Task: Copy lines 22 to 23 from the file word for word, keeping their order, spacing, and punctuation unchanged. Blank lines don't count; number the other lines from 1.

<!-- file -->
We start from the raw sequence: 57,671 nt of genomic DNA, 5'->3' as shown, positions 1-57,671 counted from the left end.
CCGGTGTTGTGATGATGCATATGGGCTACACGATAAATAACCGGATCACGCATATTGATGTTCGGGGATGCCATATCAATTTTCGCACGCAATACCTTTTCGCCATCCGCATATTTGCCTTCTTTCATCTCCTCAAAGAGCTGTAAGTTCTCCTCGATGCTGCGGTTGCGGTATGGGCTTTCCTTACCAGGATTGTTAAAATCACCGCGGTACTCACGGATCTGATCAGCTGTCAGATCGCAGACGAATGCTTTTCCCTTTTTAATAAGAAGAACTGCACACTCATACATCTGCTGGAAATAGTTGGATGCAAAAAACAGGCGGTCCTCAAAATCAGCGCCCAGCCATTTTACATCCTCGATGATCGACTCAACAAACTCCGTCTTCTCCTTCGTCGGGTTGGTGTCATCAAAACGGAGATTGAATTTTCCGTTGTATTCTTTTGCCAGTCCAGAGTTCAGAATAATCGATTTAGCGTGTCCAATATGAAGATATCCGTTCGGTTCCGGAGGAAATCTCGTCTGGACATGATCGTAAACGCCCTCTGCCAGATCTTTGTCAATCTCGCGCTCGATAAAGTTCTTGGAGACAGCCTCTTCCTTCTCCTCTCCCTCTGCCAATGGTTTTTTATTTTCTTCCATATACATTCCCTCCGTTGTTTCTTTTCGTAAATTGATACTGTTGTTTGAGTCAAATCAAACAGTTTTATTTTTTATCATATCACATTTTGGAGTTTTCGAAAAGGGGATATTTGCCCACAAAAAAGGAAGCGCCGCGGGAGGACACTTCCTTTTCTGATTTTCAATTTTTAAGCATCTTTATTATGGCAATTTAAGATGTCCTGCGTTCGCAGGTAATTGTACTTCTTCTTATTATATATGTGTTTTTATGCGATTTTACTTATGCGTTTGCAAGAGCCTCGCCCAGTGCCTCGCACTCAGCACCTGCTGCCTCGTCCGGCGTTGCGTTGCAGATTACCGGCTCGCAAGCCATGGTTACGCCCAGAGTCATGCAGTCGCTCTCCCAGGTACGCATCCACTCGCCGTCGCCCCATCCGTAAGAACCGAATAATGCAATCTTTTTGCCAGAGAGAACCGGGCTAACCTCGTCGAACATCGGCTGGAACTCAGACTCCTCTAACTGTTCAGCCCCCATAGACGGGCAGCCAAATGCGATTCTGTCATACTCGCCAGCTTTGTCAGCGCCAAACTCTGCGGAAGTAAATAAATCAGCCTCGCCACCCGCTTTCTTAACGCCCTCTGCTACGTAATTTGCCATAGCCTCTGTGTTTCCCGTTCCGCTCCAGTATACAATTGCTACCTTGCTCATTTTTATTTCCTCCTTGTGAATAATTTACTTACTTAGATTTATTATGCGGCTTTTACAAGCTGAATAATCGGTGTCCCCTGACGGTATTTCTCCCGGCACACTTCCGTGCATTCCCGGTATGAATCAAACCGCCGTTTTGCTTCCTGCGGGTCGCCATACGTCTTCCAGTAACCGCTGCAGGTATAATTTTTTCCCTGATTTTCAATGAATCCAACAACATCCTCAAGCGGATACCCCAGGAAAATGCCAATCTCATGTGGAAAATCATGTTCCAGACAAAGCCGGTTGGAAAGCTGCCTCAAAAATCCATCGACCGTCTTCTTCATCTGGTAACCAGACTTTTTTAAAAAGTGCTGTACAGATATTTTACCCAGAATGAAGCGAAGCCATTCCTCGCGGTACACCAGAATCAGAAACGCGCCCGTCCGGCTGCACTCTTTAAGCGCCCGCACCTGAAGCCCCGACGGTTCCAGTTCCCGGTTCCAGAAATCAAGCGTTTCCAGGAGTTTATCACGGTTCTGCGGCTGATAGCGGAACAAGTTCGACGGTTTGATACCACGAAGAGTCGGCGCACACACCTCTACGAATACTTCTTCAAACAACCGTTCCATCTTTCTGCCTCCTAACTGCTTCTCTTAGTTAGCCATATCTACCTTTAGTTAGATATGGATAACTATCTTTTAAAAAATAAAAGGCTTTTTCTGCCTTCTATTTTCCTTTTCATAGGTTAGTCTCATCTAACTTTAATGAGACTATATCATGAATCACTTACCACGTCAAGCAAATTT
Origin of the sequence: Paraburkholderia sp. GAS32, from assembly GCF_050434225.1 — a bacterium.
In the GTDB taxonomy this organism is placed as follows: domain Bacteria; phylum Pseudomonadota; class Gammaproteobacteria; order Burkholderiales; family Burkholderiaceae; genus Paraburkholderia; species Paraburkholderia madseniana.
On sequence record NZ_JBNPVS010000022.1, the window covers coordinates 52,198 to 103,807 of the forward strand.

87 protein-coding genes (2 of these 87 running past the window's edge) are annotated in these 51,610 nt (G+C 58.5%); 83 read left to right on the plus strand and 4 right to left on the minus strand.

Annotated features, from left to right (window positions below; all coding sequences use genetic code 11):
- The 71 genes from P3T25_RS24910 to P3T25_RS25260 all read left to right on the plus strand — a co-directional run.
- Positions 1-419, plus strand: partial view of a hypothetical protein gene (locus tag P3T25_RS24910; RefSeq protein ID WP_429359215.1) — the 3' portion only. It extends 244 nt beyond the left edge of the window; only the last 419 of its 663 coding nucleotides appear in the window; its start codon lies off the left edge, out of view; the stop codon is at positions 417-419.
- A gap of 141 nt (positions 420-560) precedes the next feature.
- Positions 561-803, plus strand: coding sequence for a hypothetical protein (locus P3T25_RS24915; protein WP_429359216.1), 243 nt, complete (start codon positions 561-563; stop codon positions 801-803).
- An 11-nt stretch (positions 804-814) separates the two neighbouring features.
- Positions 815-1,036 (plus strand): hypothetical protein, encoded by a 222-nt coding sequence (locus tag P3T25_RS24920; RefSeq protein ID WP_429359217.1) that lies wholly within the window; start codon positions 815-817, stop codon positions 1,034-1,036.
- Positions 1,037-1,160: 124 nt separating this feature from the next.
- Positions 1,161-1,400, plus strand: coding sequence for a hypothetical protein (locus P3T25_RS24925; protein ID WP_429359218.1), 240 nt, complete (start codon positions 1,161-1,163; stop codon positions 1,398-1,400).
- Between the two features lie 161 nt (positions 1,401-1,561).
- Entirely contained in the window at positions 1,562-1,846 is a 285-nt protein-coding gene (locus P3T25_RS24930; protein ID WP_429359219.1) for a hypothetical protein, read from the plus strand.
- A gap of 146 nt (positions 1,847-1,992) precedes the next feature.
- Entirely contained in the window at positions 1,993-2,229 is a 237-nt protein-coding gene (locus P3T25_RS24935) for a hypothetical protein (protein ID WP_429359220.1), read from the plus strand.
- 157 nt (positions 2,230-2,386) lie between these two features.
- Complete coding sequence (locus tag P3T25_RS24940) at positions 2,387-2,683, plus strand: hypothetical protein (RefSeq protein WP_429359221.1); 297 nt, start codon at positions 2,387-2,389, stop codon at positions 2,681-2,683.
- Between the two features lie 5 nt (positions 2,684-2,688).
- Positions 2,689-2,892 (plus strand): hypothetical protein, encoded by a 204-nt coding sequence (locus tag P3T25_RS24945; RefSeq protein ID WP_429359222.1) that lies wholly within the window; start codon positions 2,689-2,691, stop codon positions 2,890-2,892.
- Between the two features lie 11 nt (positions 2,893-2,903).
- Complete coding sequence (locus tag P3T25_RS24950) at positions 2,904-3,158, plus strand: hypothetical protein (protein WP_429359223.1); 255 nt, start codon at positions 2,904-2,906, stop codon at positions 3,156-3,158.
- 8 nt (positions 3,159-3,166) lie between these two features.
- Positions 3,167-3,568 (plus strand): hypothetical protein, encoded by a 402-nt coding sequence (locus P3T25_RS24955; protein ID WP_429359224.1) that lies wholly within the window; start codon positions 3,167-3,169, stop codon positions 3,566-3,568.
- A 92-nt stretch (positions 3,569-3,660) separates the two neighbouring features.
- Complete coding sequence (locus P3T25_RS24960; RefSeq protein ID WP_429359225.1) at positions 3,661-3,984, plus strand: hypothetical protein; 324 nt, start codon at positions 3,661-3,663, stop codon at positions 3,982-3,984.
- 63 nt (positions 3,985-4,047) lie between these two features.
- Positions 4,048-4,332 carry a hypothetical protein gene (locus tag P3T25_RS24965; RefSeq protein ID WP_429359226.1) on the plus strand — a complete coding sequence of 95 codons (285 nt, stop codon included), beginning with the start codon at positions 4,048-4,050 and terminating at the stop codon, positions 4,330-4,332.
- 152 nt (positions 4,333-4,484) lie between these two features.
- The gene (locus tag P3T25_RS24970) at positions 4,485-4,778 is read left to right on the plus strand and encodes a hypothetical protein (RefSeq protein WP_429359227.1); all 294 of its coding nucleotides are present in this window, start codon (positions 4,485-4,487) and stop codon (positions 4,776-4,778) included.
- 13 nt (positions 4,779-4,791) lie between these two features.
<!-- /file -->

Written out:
- Between the two features lie 5 nt (positions 2,684-2,688).
- Positions 2,689-2,892 (plus strand): hypothetical protein, encoded by a 204-nt coding sequence (locus tag P3T25_RS24945; RefSeq protein ID WP_429359222.1) that lies wholly within the window; start codon positions 2,689-2,691, stop codon positions 2,890-2,892.